What does it mean to be an “Independent” adviser?

RDR seeks to bring about a change in the financial services industry. From where I sit, change is needed.

A key issue that will affect Independent advisers, and is mentioned in the RDR consultation paper, is the definition of “Independence” so in this post, I want to explore the concept of Independence and check-in with you to see if there is any agreement on what it really means.

In the UK, when regulation was first introduced in 1988 we had “tied” advisers and “independent” advisers. Independent advisers were “whole of market” and could access products from across the industry of all providers. Everyone else was tied. I was tied to Sun Alliance at the time – which doesn’t exist any more!

In about 2005 the UK introduced the idea of “multi-tied” advisers, allowing tied advisers to sell the products of other providers. The idea was that this additional choice would offer better outcomes for consumers. I’m not convinced it had the desired effect. What it did do, was add confusion.

In the UK RDR, the regulator revised the definitions to “Independent” and “Restricted” – we are back to two options. Or are we? The UK has continued to follow the line of “whole of market” to define independence. Anyone not offering whole of market is therefore restricted and they must explain to clients the nature of the restriction. So we have situations where a firm specialising in say, retirement planning chooses not to get involved in providing mortgage advice, and does not hold mortgage qualifications and authorisation. Whilst they are unrestricted in terms of their advice about retirement planning and can go anywhere for retirement planning products, they cannot call themselves “Independent”, having to explain the nature of the restriction.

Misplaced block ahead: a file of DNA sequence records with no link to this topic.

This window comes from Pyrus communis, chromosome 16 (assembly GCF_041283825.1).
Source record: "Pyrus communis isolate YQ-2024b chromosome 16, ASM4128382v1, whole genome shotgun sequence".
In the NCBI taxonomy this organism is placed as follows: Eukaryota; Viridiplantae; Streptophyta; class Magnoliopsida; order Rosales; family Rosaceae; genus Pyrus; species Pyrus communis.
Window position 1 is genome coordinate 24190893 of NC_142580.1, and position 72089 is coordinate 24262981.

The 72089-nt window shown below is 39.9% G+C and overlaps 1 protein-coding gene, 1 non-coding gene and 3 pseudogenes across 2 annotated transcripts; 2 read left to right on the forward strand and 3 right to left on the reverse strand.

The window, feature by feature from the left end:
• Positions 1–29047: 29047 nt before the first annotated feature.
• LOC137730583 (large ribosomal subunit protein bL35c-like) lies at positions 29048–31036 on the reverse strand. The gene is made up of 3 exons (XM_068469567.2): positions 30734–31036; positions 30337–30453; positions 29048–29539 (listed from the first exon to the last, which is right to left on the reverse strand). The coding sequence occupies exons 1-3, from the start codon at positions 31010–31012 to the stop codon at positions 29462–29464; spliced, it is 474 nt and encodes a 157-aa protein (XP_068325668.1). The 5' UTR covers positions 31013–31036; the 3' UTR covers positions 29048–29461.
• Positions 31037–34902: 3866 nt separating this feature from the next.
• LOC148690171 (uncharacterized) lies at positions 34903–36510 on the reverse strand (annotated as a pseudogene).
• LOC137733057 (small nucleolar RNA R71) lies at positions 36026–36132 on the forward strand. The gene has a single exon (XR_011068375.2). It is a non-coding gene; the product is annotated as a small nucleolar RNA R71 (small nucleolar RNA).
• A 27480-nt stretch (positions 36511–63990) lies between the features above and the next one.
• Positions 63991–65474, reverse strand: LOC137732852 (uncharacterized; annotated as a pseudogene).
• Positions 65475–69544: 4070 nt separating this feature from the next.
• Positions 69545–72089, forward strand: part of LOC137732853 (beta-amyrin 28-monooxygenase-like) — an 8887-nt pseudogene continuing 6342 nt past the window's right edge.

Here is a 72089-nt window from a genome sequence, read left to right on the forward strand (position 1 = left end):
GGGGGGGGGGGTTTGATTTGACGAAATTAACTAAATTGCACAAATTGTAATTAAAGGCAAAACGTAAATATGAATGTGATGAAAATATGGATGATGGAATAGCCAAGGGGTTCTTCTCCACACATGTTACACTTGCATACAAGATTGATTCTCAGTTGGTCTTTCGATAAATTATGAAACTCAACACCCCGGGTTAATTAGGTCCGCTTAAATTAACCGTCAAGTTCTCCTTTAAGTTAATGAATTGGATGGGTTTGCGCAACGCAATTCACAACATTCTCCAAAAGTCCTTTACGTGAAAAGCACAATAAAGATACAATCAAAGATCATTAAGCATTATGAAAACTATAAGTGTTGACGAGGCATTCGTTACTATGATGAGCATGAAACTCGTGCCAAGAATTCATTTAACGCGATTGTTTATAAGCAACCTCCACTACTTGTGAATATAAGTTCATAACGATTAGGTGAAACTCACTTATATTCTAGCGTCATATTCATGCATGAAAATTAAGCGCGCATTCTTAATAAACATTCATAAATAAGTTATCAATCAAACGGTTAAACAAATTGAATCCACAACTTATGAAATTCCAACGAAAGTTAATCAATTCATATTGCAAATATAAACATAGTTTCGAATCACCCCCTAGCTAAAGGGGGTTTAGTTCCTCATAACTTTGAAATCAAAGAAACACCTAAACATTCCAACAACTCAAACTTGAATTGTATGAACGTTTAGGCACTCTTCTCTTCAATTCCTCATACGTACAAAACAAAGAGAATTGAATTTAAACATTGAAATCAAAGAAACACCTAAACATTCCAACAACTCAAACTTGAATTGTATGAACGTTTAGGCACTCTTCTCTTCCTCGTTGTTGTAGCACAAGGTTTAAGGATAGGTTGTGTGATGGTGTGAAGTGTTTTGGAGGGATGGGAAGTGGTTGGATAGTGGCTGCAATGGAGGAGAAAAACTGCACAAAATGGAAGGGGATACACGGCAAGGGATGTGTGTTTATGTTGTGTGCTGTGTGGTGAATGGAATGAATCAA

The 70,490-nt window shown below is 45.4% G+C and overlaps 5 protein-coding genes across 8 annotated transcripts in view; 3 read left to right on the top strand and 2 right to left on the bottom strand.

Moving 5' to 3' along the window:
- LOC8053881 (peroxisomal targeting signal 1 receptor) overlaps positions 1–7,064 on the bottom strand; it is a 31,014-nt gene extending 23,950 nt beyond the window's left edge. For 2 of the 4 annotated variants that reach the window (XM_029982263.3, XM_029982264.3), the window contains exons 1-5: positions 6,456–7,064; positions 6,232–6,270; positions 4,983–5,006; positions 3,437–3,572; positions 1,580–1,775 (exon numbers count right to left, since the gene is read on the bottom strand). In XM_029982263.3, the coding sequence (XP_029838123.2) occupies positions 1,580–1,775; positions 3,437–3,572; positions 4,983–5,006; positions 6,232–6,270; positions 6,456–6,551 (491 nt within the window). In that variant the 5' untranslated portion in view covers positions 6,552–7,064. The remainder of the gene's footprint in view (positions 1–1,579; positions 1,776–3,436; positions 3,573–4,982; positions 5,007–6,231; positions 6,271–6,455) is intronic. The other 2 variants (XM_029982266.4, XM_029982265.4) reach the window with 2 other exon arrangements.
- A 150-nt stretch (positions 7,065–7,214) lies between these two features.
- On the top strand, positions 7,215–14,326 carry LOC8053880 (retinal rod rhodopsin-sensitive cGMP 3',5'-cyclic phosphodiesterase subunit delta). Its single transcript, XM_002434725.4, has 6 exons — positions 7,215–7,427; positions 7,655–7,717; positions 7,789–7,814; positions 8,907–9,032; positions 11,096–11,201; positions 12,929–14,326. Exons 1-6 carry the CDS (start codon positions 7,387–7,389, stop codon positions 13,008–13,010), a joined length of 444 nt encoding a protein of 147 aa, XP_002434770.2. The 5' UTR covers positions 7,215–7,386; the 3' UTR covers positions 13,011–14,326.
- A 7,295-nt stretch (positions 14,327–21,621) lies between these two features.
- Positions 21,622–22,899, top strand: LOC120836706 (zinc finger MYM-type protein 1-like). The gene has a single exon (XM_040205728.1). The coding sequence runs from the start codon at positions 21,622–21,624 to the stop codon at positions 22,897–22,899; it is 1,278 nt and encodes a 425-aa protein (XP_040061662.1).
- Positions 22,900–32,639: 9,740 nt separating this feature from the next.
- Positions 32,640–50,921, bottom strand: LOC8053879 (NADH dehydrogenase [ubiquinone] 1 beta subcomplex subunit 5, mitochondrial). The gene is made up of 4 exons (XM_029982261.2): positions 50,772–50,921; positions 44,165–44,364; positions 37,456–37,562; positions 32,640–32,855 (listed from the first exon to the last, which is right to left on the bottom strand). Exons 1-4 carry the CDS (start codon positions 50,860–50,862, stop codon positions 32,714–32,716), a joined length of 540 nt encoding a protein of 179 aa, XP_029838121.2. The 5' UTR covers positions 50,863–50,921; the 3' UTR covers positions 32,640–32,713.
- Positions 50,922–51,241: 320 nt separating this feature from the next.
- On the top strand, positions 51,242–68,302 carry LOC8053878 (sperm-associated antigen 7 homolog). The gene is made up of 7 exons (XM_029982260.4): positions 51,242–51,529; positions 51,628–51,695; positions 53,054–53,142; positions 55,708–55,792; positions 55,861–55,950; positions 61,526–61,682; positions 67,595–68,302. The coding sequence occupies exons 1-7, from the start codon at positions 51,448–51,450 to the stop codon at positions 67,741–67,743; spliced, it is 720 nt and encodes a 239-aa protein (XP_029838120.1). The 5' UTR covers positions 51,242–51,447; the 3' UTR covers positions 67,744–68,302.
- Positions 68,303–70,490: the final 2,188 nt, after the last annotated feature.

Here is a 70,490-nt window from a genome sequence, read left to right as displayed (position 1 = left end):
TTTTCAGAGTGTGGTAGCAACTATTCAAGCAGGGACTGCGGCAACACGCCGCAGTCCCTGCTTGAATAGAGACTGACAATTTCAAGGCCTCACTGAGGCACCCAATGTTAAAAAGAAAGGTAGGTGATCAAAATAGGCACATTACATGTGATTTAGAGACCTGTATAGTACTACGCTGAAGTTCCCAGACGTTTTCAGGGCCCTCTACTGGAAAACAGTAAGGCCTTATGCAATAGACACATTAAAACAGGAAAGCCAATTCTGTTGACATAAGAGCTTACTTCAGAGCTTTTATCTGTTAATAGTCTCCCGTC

And so they call themselves “Restricted whole of market”…which is bonkers and achieves nothing but more confusion.

In South Africa, given the control that product providers exert on the distribution of accredited agencies, it is difficult to see that any firm could be described as Independent, if we follow the “whole of market” definition. That doesn’t make sense either.

The truth is that Independence has nothing to do with being “whole of market”. The dictionary definition of independence is “without control, influence or support by a third party.” I think this is very close to what clients interpret Independence to mean. In my financial planning firm, it represented exactly my sentiments to what being independent means.

That can be a double edged sword; You can’t reject the bits you don’t like and conveniently accept the bits you do like. As my former colleague, Phil Billingham, is fond of saying… “You can’t be a little bit Independent, just like you can’t be a little bit pregnant, or a little bit dead” – Either you are, or you are not.